How to Become a Lodging Manager
Full-service facilities may prefer to hire candidates who have a degree in hospitality or hotel management.
To enter the occupation, lodging managers typically take one of three paths: a high school diploma combined with several years of experience working in a lodging facility, a bachelor’s degree in hospitality or hotel management, or an associate’s degree or certificate in hotel management.
Lodging managers typically need at least a high school diploma to enter the occupation. High school students interested in becoming a lodging manger may benefit from taking classes in hospitality management, which may be offered at some high schools.
Full-service facilities may prefer to hire candidates who have a bachelor’s degree in hospitality or hotel management. Hotel management programs typically include instruction in hotel administration, housekeeping, food service management, and hotel maintenance, as well as in business subjects such as accounting, marketing, and sales. Systems training is also an integral part of many degree programs, because lodging facilities use hospitality-specific software in reservations, billing, and housekeeping management. Employers may seek candidates whose degree is from an accredited hospitality management program.
At limited-service facilities, candidates with an associate’s degree or a certificate in hotel, restaurant, or hospitality management may qualify for lodging manager positions. Technical institutes and vocational or trade schools also may offer courses that are recognized by the hospitality industry.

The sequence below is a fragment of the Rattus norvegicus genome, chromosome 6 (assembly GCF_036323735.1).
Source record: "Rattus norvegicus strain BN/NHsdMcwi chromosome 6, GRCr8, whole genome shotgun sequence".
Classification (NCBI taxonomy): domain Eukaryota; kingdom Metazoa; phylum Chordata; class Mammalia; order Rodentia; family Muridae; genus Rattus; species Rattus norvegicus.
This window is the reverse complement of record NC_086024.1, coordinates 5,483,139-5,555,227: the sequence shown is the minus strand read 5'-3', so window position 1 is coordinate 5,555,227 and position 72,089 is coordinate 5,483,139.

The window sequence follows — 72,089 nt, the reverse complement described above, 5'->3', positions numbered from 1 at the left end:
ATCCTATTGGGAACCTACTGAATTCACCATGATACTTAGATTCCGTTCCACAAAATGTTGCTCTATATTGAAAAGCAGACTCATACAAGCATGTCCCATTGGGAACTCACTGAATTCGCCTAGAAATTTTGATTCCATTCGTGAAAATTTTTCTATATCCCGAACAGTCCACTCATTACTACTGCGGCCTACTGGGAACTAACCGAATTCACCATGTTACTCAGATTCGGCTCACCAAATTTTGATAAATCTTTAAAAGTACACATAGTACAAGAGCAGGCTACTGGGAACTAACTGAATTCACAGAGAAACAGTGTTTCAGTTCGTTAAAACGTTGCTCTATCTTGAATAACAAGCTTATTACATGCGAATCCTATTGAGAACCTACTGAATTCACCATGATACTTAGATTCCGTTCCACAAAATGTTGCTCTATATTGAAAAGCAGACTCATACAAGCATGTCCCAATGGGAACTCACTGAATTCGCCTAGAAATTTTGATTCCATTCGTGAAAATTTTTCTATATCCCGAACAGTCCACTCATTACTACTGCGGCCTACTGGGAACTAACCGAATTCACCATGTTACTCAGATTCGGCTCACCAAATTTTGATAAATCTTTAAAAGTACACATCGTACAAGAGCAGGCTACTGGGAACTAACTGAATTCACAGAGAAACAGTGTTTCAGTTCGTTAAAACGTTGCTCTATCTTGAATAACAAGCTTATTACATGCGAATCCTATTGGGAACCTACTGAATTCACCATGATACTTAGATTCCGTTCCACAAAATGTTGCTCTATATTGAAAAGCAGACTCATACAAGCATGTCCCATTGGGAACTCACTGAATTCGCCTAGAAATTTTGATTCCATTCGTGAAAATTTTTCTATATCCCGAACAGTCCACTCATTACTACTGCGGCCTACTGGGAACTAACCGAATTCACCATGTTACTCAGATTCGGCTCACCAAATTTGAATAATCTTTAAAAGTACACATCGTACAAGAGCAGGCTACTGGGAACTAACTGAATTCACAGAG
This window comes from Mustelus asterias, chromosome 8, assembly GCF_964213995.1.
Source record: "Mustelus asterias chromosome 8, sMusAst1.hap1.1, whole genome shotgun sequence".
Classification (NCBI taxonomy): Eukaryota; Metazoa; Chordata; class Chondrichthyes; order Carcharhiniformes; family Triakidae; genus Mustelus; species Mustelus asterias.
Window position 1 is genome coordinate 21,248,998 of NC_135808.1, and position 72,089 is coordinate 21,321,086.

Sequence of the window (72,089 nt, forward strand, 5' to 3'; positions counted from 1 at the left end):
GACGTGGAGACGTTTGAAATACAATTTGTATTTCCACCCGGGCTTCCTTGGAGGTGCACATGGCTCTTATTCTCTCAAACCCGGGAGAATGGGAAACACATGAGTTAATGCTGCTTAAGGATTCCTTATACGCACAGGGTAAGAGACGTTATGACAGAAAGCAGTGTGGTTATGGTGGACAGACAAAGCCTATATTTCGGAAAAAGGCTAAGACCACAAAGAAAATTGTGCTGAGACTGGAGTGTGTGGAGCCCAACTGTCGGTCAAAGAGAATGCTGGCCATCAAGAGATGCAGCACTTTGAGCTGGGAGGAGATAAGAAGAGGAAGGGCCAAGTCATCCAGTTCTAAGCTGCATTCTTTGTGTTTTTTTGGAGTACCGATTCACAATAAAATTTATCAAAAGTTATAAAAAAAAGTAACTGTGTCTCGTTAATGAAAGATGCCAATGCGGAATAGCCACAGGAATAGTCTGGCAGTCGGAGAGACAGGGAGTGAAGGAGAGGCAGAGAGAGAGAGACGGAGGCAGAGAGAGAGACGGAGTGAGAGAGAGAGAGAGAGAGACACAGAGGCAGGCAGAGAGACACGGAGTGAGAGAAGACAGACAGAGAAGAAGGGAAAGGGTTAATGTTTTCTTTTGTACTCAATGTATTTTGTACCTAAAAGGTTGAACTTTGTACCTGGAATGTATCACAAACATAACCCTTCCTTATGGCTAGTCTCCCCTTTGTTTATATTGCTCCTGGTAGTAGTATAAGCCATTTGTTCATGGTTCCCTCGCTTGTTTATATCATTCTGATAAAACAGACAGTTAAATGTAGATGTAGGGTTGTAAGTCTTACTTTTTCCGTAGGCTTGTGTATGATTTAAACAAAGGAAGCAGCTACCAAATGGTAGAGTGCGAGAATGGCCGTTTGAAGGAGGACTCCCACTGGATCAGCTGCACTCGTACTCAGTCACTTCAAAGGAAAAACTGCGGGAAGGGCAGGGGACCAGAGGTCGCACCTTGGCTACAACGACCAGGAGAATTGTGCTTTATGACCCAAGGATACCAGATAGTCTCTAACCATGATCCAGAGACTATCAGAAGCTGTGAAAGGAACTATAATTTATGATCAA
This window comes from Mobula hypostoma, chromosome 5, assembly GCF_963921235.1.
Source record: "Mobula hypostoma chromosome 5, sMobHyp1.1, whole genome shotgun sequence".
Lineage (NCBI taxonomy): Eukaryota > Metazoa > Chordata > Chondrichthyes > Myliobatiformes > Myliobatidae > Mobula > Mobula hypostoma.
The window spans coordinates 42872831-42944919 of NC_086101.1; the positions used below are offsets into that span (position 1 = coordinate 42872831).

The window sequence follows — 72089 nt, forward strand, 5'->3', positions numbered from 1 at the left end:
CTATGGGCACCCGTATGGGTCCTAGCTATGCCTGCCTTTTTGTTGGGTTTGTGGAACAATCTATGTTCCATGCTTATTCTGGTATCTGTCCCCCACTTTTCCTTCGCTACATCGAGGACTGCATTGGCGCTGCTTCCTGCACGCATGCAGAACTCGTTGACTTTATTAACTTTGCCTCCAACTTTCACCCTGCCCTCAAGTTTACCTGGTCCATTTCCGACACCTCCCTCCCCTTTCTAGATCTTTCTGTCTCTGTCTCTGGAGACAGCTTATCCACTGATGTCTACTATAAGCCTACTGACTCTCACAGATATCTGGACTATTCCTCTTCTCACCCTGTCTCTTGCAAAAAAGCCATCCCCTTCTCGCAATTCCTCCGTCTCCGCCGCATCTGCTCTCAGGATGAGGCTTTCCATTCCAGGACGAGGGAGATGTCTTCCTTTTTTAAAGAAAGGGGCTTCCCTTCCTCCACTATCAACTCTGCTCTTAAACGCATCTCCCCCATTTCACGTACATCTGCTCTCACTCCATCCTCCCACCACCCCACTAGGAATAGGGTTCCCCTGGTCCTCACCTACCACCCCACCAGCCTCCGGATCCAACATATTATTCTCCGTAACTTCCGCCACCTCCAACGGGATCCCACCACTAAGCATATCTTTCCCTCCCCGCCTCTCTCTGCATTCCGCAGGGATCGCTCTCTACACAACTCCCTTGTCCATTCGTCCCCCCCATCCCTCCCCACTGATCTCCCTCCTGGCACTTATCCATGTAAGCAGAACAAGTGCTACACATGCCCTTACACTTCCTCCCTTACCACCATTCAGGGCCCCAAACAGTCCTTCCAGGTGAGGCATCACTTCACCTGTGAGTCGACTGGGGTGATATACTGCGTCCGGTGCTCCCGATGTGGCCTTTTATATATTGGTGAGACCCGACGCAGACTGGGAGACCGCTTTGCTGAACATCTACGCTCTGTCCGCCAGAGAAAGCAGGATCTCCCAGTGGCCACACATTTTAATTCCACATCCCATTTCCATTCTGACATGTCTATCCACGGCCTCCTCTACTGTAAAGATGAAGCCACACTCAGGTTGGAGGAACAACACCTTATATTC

Work Experience in a Related Occupation
To enter the occupation, lodging managers with a high school diploma or its equivalent typically need experience working in guest services, at the front desk, or in related positions. Candidates with a degree often have experience too, which they gain through internships or by working as a management trainee.
Licenses, Certifications, and Registrations
Professional certification may be beneficial. For example, the American Hotel & Lodging Educational Institute (AHLEI) offers the Certified Hospitality and Tourism Management Program (CHTMP) for high school students, which requires passing exams and completing industry work experience. College students and working professionals can obtain the Certification in Hotel Industry Analytics (CHIA) through AHLEI.
Lodging facility employees who show leadership potential and have several years of experience may qualify for assistant manager positions.
Large facilities, including well-established chains, may offer better advancement opportunities than small, independently owned ones. For example, opportunities may include advancing from assistant manager to manager or from managing one facility to managing several in a region.
Business skills. Lodging managers need to operate a facility that is profitable. To do so, they must be able to address budget matters and coordinate and supervise workers.
Customer-service skills. Lodging managers must have excellent customer-service skills. Satisfying guests is critical to a facility’s success and helps to ensure their loyalty.
Interpersonal skills. Lodging managers interact regularly with many different people. They must be effective communicators and be able to have positive interactions with guests and staff, even in stressful situations.
Leadership skills. Lodging managers must establish a productive work environment, which may involve motivating personnel, resolving conflicts, and handling guests’ complaints.
Listening skills. Lodging managers must have excellent listening skills for attending to the needs of guests and maintaining a good working relationship with staff.
Organizational skills. Lodging managers need to keep track of many different schedules, budgets, and people at once.
Problem-solving skills. Lodging managers must be able to resolve personnel issues and guest complaints.